Cultural and Spiritual Landscape
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Map of Liberia People, Population
a. Manya: 54,000
b. Mende: 23,000
c. Gola: 118,000
d. Val: 106,000
e. Southern Kisi: 79,000
f. Bandi: 84,000
g. Loma: 168,000
h. Kuwaa: 15,000
i. Kpelle: 598,000
j. Dewoin: 10,000
k. Mano: 192,000
l. Dan: 104,000
m. Gbil: 7,000
n. Tajuasohn: 11,000
o. Western Krahn: 57,000
p. Eastern Krahn: 56,000
q. Sapo: 37,000
r. Gbeapo Grebo: 57,000
s. Gilo: 4,000
t. Glaro-Twabo: 5,000
u. Americo-Liberian: 77,000
v. Bassa: 412,000
w. Kru: 218,000
x. Barclayvile Grebo: 28,000
y. Globo Grebo: 32,000
z. Seaside Grebo: 36,000

At a remote runway, Clayton exited his bush plane next to a pile of 20,000 human skulls. Red ants emerged from beneath his feet. They had been feeding on human flesh. Near the pile a man stood nervously. Finally he confesses, “You know, we ate people during this war; not because we were hungry, but because we were scared, and to eat your enemy makes you strong.” Blood stains the altar of a nearby church where young children were forced to scream, “There is no God,” just before their throats were slit. A traumatized woman tells about soldiers at road blocks who after placing bets on the sex of unborn children would slice open the expectant mothers to see who’d won.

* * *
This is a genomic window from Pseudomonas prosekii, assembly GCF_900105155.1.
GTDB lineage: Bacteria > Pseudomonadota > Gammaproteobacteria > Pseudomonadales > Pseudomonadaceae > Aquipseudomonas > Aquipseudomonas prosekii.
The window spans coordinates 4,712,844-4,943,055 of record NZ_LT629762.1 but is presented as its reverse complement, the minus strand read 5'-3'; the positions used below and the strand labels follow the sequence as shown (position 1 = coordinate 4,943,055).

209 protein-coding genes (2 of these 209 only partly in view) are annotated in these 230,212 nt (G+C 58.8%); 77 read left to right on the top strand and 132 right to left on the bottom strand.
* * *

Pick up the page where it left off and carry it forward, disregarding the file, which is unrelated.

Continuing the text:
Clayton’s runway experience happened in 1992. Most of Liberia’s ethnic groups migrated to this tropical region from other parts of Africa in the 1400s. In 1822 an American charity established Liberia as a colony of refuge for freed American slaves. In 1847 these settlers proclaimed independence, and Liberia became Africa’s first sovereign nation. Immigrants from America dominated the democratic government until a coup in 1980. The new military government became corrupt and repressed the Mano and Dan tribes. In 1989 Charles Taylor started a rebellion which led to intertribal atrocities and his struggle for power against three enemies:
  1.) forces supported by the Economic Community of West African States (ECWAS)
  2.) the United Liberation Movement for Democracy in Liberia sponsored by Sierra Leone
  3.) a remnant loyal to the ousted President Samuel Doe.
Charles Taylor emerged victorious in 1996, and he won rigged presidential elections in 1997, but the struggle for power and intertribal atrocities have continued.


Liberia’s warring factions generally align themselves by ethnicity. Nearly 20 different ethnic groups speak over 30 different languages which can be grouped into three language families:
  1.) Mande (47%), traced to the upper Nile region
  2.) Kru (41%), traced to Northwest Africa
  3.) West Atlantic (8%), native to this coast.